Starting in March, we’ll be hosting weekly writing sessions at the McConnell Library. Sessions will be on Tuesday evenings, 6-9 PM and are free to middle and high school students. You don’t need to register, and drop ins are welcome (but do check the website/social media to make sure we are on – we’ll post if there are cancellations).
So what happens in these sessions? We’ll start off with a writing exercise, introducing techniques like freewriting and guided writing and exploring set topics. Then we’ll take some time to work on our own projects, whether it’s something inspired by the exercise or something you’ve been working on long term. During this time, you can talk through your writing with one of the facilitators or just work on your own. At the end of the session, we’ll come back together to talk about our work and share short excerpts if we want.
Once we know who is coming to the sessions, we can play around with the format based on people’s interests. We could do more workshopping of specific pieces, for example, or invite local editors and published authors in for a conversation.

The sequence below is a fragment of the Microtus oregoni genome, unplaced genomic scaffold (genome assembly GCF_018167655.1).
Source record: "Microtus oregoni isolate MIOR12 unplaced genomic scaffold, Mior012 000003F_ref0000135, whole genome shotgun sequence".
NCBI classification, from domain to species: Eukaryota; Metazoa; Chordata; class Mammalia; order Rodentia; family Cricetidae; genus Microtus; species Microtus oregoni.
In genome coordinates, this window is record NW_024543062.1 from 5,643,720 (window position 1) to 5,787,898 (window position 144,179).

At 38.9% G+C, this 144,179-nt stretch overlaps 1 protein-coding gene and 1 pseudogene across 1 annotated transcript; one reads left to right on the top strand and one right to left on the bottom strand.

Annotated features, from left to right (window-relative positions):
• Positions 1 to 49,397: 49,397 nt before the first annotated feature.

We plan to have the sessions go until sometime in June, as long as we have people attending. Then, in June, we’ll host a coffee house where you can share some of your work. We can also talk about publishing work online or in the local newspaper, depending on what each writer is working on and wants to see done with it.
A couple other notes:
- If you poke around this website, you’ll see that the iCreate Pilot Project is focused on “slow violence,” which means that we’re interested in how what happens in the environment in the long term affects how we live and our quality of life. You’ll see these ideas come up in some of the set topics during the writing exercises, but you aren’t limited to writing about them.
- Because the funding for these sessions comes from a research project, we’ll ask everyone who comes to the sessions to read and sign a consent form. This form lets you know what we get out of holding the sessions, so you can choose whether or not you want to take part. The gist of the consent form is that we get to talk and write about what you think about Cape Breton and the issues that are important to you growing up here, but that you can also ask us not to write or talk about you or your ideas.